WHAT EXACTLY IS SCOTTISH MANUFACTURING?

Earnest handwringing surrounds any mention of Scottish manufacturing. Evidence abounds of long term decline – and the future looks hardly more cheerful. 

But look under that black cloud of gloom and there is much to be positive about. The sector is bristling with successful companies pushing the frontiers of advanced technology, improving productivity and investing ahead.

Some of the best will be on show at this year’s Scottish Manufacturing Advisory Service (SMAS) conference at the Westerwood Hotel Cumbernauld on Wednesday and Thursday of this week.

It will attract some 400 representatives from manufacturing companies across Scotland. Previous conferences saw outstanding presentations from businesses as diverse as Alexander Dennis and Linn Music Systems.

Key speakers this year include Dr Hamid Mughal of Rolls Royce, Cedrik Platt of Tente International and Jim Lawless of Taming Tigers.

The conference has grown to become a must-attend event for the sector and this year’s agenda, focusing on productivity and growth should prove no exception.

It’s easy to despair at our manufacturing prospects. Forty years ago the sector represented around 40 per cent of the economy and accounted for around 30 per cent of all employment.  Today, it accounts for just 12 per cent of the economy and only nine per cent of the workforce – around 190,000 people.

But this is to overlook the huge changes in the composition of manufacturing and changes to the very definition of the sector. As SMAS Director Nick Shields explains, “It’s a broad church accommodating industries from chemicals to food and drink, textiles and shipbuilding – and is at the heart of a high-skills, high-wage economy with earnings in the manufacturing sector 30 per cent higher than average.”

The traditional idea of a standalone engineering business banging out widgets has long gone. Customers are increasingly looking, not only for high value-added product but also continuous servicing and technical and communications updates in an ever more digital world.

And it is this high value servicing and supply that has greatly expanded our traditional understanding of a manufacturing business.

Take, for example, the work of the Advanced Forming Research Centre (AFRC) which will feature at the conference. This undertakes projects that could hardly be described as typical manufacturing. It is a collaborative venture between the University of Strathclyde, Scottish Enterprise, the UK Government and leading multinational engineering firms.

The £80 million facility focuses on developing forming and forging technologies to support the development of high integrity components.  It is one of seven elite centres that help catalyse future growth and success of manufacturing in the UK.

The AFRC has over £25 million worth of equipment at its disposal.

A recent example of its work was in helping a Scottish SME to develop improvements for cranial implants. By using 3-D imagery it was able to suggest improvements to the metal plate which had the effect of cutting a six to eight week stay in hospital to a matter of days. This has brought benefits all round – for the company in improved productivity, for the NHS – and not least for the patient.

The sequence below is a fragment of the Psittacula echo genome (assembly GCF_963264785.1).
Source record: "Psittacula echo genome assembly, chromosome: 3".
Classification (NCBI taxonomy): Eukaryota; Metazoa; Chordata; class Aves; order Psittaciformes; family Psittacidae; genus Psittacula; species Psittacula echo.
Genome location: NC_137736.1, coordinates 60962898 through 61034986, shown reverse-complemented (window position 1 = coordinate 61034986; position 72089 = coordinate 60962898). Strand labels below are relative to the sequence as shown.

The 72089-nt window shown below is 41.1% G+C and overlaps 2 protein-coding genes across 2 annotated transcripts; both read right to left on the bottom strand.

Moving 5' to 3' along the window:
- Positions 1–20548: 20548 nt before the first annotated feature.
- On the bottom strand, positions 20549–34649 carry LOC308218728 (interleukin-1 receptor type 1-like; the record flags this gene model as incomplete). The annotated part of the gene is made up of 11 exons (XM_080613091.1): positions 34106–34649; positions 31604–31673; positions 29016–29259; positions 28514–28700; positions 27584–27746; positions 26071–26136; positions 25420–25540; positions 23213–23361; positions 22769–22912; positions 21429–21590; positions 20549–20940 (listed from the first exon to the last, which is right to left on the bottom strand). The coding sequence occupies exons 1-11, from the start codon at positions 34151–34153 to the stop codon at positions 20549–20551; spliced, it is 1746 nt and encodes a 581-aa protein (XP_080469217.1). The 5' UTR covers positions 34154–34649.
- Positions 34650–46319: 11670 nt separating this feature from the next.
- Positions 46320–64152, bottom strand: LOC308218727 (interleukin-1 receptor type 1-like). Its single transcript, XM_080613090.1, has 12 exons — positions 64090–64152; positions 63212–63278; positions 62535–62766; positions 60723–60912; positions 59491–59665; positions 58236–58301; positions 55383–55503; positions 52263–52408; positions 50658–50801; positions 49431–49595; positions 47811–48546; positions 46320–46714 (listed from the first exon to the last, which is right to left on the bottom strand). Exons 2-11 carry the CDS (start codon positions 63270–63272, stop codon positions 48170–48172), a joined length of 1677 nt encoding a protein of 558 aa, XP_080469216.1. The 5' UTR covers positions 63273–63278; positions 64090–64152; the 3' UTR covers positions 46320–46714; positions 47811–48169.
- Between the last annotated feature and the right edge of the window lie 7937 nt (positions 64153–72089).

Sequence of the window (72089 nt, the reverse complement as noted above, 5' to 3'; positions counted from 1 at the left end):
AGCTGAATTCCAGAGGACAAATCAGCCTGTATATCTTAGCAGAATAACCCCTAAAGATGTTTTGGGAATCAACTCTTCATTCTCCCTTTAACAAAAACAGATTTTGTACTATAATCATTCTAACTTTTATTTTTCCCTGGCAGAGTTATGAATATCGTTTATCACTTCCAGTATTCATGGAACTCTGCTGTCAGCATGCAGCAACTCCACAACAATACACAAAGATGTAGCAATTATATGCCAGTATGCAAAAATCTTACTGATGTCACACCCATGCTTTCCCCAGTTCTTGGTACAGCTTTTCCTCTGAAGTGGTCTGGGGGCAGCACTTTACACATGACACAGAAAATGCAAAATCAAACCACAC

But the sector continually needs a strong flow of investment spending both to compete on the world stage and, as the conference intends to explore, game-changing productivity improvements.

Says Nick Shields, “investment in Scottish manufacturing has fallen behind the rest of the UK and the UK is behind our European competitors.  To move us towards the first quartile of productivity when compared to OECD countries, we need an additional £6.5 billion of capital spend in our industry.

“There needs to be a determined and intense focus on further improving our productivity… The best products are often made using technology and automation that reduces cycle time, increases quality and therefore maximises businesses productivity.”

The immediate challenges facing manufacturing should not be under-estimated. The first quarter saw sharp falls in production (down 1.2 per cent) and construction (1.5 per cent) with the downturn in the North Sea continuing to hit the domestic oil and gas supply chain. Overall manufacturing is down nearly 5.5 per cent over the year with the metals, metal products and machinery subsector down nearly 23 per cent since 2014.

Now come uncertainties over Brexit. But one major plus point for the sector is the fall in sterling which should make Scottish exports that much more competitive in world markets.

It’s easy to be cast down by all the gloom. Recent signals from engineering were downbeat. But latest survey results from the UK manufacturing sector released last week sprang a major and welcome upward surprise. The manufacturing PMI surged back up to a 10-month high of 53.3 in August after nosediving to a 41-month low of 48.3 in July from 52.2 in June.

It is notable that the August manufacturing PMI showed improvement across the board following July’s weakness. And new orders strengthened markedly in August after falling appreciably in July, helped by export orders jumping to a 26-month high.

The SMAS conference provides an opportunity for the sector to explore and share best practice across many diverse activities. As such, it plays a most positive role in helping to showcase what we are capable of, and by doing so to help give Scottish manufacturing a fighting chance.

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